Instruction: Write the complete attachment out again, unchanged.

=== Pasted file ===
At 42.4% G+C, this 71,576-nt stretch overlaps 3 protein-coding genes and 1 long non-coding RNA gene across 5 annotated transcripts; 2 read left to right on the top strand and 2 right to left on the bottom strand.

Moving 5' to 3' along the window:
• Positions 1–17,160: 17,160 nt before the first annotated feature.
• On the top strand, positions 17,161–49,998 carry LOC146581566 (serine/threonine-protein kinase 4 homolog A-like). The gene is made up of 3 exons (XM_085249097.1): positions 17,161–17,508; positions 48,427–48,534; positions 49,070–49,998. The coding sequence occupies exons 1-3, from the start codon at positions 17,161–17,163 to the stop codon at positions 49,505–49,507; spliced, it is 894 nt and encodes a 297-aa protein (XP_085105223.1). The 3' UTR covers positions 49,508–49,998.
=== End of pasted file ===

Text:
At 42.4% G+C, this 71,576-nt stretch overlaps 3 protein-coding genes and 1 long non-coding RNA gene across 5 annotated transcripts; 2 read left to right on the top strand and 2 right to left on the bottom strand.

Moving 5' to 3' along the window:
• Positions 1–17,160: 17,160 nt before the first annotated feature.
• On the top strand, positions 17,161–49,998 carry LOC146581566 (serine/threonine-protein kinase 4 homolog A-like). The gene is made up of 3 exons (XM_085249097.1): positions 17,161–17,508; positions 48,427–48,534; positions 49,070–49,998. The coding sequence occupies exons 1-3, from the start codon at positions 17,161–17,163 to the stop codon at positions 49,505–49,507; spliced, it is 894 nt and encodes a 297-aa protein (XP_085105223.1). The 3' UTR covers positions 49,508–49,998.